Upon arrival at the main mining area, a number of shallow pit workings and associated dumps will be noted. These older, original workings were the areas that yielded mineral specimens. There are also several modern trench workings surrounding the area, but they showed no evidence that any mineralized veins were intersected. The only noteworthy specimens collected from any of these prospecting trenches were a few well-crystallized samples of alunite.
Although some evidence of in-situ mineralization is still present in the walls of the pit workings, most mineral samples were recovered from dump material. The dump material showed better signs of surface mineralization and it was also a great deal easier to collect, due to the thorough silicification of the host rock.
On the initial NCMA field trip to this locality, only the main mining area and a few of the surrounding modern trench cuts were investigated. On a return trip to the area a few months later, a second, smaller prospect was discovered approximately 200 yards to the southeast, hidden in a grove of pine trees. This second, old-time working although small in size, is notable because it showed no sign of recent disturbance. Many excellent samples were won from material on the dump of this small prospect.
Figure 2. Detailed location map of the Rhyolite Pass area showing the main mining area and the southeastern prospect.
The geology of this region is described as felsic volcanic rocks of Tertiary
age, mostly composed of rhyolite and quartz latite welded tuff (D.C.
Ross, 1961). This is an accurate portrayal of the host
rock units in the area of Rhyolite Pass. In addition,
it can be noted that the ignimbrite unit exposed in this area is particularly crystal
rich and fine grained, which suggests that it may have been the
result of a pyroclastic
surge deposit (P. Francis, 1995). The lack of any significant
welding texture indicates that the rock unit is only mildly to moderately
welded. Some degree of the induration of the host rock
can also be attributed to silicification during hydrothermal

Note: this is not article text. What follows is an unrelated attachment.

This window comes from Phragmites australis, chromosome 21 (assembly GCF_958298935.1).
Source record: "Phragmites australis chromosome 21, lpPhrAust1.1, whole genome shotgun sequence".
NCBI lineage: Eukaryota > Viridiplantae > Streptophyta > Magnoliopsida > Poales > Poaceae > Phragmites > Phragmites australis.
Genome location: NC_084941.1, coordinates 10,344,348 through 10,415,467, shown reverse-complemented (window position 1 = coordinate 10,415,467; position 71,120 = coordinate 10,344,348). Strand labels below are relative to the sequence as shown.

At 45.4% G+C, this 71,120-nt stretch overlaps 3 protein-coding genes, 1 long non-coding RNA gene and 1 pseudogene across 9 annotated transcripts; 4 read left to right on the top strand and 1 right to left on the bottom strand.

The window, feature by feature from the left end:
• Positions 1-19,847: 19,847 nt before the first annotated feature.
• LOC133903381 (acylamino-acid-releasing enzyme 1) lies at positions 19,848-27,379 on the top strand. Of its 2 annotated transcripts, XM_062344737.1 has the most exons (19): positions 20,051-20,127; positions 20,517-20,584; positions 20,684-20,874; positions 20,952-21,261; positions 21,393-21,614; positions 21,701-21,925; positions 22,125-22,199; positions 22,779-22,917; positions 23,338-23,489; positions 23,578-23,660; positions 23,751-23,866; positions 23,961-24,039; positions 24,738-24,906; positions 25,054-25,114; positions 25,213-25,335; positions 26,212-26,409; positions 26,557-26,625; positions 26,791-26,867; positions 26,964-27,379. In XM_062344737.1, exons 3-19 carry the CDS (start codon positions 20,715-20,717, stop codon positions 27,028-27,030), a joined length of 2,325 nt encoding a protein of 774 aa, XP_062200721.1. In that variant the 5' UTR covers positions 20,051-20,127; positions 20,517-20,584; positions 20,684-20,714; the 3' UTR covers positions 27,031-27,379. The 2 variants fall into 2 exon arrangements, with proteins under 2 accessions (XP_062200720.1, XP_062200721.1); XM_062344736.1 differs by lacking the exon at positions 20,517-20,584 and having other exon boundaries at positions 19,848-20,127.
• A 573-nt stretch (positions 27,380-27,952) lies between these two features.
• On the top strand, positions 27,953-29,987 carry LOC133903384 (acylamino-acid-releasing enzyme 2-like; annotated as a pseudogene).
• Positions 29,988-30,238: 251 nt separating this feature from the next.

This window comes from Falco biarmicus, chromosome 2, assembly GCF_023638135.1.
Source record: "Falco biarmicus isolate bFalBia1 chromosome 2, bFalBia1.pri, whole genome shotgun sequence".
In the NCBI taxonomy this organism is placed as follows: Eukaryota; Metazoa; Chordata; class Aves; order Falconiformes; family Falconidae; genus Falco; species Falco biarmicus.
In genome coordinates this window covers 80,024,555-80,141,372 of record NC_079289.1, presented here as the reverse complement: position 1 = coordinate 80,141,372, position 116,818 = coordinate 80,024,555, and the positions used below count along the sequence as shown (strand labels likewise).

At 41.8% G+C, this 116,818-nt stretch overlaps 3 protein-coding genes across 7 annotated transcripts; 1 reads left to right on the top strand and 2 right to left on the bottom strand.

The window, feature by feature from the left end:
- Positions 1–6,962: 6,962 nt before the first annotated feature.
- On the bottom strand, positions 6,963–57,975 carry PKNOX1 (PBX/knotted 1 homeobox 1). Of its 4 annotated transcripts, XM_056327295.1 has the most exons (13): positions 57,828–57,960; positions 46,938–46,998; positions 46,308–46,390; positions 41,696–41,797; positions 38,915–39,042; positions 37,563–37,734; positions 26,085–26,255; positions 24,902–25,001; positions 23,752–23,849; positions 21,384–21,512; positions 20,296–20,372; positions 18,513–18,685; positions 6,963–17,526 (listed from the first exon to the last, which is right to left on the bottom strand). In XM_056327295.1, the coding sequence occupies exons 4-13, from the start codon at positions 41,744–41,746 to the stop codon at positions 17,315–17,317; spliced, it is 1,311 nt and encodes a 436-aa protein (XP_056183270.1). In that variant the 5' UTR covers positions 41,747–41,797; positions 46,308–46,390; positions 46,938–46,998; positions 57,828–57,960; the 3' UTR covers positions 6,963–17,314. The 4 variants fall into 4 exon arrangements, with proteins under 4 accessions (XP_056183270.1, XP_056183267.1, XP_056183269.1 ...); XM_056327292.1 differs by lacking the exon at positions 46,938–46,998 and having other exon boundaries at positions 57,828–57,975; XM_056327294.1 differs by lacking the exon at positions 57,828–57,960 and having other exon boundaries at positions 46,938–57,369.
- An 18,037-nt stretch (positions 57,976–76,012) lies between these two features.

Hydrothermal deposition of minerals has taken place in narrow, steeply dipping fractures in the host rock. Penetration of the mineralizing fluids along the vein walls is minimal, averaging only a few centimeters at best and there is very little evidence of host rock alteration. The secondary minerals of note have formed in small cavities, averaging a few millimeters in size, along the vein walls. The cavities have formed from the dissolution of feldspars and small lithic fragments during hydrothermal emplacement. The preponderance of pseudomorphous growths in the vein mineralogy indicates a deposition history that was prolonged, which is consistent with an epithermal origin.
The similarity in mineralogy between the main mining area and southeastern prospect indicates that they were probably syngenetic and there is also a good probability that the vein structures are linked. However, no surface expression was observed indicating that there is a contiguous structure between the main mining area and the southeastern prospect. Surface trenching performed by the claimants between these two areas likewise, apparently revealed no mineralized structures. The lack of significant alteration however, would make it difficult to verify this hypothesis without detailed mapping and perhaps drilling.